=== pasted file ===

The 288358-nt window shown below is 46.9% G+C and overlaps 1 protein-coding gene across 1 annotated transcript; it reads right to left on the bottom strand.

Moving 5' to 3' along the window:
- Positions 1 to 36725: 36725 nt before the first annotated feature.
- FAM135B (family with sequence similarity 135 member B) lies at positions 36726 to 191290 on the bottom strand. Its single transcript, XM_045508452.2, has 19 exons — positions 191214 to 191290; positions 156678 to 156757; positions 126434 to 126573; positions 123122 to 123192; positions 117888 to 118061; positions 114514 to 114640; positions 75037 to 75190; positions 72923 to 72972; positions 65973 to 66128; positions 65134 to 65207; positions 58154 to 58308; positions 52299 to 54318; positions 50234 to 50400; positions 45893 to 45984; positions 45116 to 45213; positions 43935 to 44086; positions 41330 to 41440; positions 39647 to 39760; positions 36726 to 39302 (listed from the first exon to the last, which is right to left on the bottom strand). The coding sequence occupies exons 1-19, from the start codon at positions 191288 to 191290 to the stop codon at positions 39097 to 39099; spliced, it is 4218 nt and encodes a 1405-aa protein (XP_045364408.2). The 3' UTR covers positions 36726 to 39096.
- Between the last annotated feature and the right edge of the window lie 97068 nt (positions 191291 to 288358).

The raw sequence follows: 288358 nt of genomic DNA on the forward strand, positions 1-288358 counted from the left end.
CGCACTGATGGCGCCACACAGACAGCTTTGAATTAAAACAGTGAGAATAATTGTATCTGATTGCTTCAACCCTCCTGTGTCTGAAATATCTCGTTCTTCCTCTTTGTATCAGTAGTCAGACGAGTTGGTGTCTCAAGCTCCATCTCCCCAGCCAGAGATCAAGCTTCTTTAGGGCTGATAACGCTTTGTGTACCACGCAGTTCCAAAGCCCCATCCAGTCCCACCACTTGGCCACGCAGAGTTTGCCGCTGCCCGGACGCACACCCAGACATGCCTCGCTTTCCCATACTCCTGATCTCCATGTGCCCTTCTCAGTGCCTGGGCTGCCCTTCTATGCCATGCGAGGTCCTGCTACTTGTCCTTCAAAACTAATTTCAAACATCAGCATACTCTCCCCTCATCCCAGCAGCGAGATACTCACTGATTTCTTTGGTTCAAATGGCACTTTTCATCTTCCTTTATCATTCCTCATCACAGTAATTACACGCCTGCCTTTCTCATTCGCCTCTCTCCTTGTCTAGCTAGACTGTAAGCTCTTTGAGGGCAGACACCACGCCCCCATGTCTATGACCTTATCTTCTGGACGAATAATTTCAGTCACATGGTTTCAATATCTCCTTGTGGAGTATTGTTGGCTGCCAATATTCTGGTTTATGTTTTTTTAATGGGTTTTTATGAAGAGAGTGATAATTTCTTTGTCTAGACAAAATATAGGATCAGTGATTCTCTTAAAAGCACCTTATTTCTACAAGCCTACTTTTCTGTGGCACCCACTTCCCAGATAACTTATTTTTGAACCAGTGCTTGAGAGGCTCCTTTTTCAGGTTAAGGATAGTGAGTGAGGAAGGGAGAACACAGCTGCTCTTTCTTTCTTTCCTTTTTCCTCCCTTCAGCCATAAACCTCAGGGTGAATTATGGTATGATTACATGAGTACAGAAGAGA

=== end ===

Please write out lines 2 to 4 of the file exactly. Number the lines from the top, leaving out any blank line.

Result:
Moving 5' to 3' along the window:
- Positions 1 to 36725: 36725 nt before the first annotated feature.
- FAM135B (family with sequence similarity 135 member B) lies at positions 36726 to 191290 on the bottom strand. Its single transcript, XM_045508452.2, has 19 exons — positions 191214 to 191290; positions 156678 to 156757; positions 126434 to 126573; positions 123122 to 123192; positions 117888 to 118061; positions 114514 to 114640; positions 75037 to 75190; positions 72923 to 72972; positions 65973 to 66128; positions 65134 to 65207; positions 58154 to 58308; positions 52299 to 54318; positions 50234 to 50400; positions 45893 to 45984; positions 45116 to 45213; positions 43935 to 44086; positions 41330 to 41440; positions 39647 to 39760; positions 36726 to 39302 (listed from the first exon to the last, which is right to left on the bottom strand). The coding sequence occupies exons 1-19, from the start codon at positions 191288 to 191290 to the stop codon at positions 39097 to 39099; spliced, it is 4218 nt and encodes a 1405-aa protein (XP_045364408.2). The 3' UTR covers positions 36726 to 39096.